Think about the man in the story. He saw a little girl. How much could she help him with his heavy bag of charcoal? And didn’t he know that the girl would get her beautiful white dress dirty? The truth was that he didn’t care because his load was so heavy he was grateful for any help he could get.
There’s an expression that we all know, “Don’t bite the hand that feeds you.” We can turn that around and say, “Don’t bite the hand that you feed.” If you’re going to feed people, feed them, and don’t criticize them when they’re starving and they don’t act as they should.
Those of us who went to Cuba thought a lot about the relative benefits of socialism and capitalism; neither system works as it should because people are involved and most people only care about themselves and people make it all dirty. If you deal with people, you are going to get dirty. There are many, many times in dealing with people that you feel that no good deed you do goes unpunished.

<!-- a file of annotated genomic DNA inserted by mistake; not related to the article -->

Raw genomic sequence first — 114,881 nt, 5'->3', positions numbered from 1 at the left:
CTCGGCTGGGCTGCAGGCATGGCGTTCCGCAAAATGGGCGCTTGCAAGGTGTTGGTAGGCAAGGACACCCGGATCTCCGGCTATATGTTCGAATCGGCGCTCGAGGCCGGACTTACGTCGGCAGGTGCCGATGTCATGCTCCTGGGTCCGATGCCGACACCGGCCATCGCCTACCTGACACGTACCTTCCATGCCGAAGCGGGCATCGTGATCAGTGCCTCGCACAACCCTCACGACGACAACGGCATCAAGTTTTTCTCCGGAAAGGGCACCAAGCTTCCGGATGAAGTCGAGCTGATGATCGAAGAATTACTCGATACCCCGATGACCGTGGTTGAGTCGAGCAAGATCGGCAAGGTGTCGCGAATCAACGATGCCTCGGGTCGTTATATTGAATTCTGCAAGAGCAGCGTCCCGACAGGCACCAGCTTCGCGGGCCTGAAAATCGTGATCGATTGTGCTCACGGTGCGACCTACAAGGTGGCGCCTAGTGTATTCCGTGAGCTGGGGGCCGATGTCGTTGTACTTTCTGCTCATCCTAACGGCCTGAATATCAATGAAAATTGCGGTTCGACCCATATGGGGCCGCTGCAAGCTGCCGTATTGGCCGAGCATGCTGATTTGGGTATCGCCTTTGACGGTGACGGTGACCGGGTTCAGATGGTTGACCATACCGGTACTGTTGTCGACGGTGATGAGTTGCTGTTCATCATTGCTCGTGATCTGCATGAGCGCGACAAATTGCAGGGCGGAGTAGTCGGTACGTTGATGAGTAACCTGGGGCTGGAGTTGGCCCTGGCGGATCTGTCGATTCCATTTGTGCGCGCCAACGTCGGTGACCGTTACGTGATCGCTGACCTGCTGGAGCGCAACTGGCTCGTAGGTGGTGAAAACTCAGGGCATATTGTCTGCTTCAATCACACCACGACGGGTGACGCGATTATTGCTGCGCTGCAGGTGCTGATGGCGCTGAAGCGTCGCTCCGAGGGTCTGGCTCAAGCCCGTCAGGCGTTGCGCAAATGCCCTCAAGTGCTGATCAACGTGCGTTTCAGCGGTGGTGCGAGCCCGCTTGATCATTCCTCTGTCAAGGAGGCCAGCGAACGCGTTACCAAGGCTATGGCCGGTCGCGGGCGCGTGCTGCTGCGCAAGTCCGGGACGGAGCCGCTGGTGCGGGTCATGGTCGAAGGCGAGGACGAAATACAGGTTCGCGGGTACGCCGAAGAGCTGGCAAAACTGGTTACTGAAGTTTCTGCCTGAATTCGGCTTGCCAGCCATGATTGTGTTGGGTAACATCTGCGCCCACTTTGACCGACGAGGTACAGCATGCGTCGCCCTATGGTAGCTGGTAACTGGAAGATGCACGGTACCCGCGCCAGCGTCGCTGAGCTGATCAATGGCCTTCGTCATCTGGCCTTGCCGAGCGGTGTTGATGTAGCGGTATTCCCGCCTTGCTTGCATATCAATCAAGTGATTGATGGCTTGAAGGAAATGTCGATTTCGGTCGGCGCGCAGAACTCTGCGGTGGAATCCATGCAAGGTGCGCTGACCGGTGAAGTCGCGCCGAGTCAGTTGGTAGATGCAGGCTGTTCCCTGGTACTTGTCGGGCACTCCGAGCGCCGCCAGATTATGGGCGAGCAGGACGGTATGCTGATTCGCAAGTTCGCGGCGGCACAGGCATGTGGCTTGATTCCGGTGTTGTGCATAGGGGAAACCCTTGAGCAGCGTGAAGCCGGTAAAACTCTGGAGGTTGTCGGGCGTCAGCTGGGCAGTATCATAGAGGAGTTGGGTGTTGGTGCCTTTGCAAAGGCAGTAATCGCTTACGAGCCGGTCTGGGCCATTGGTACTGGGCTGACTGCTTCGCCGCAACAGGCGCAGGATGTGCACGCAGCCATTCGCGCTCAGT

But we still do good deeds.
So my take on our trip to Cuba, which is a lot like my take on life, is that we learned a lot, experienced a lot, and probably helped more people than it seemed. And if we felt that our dresses and talleisim were dirty, it’s ok, because G-d and the moon took care of things and when we came back they were white again.
I’m thinking that there are two kinds of dirtiness. One is getting dirty when helping others, like Hanna in the story. The other is just plain dirty.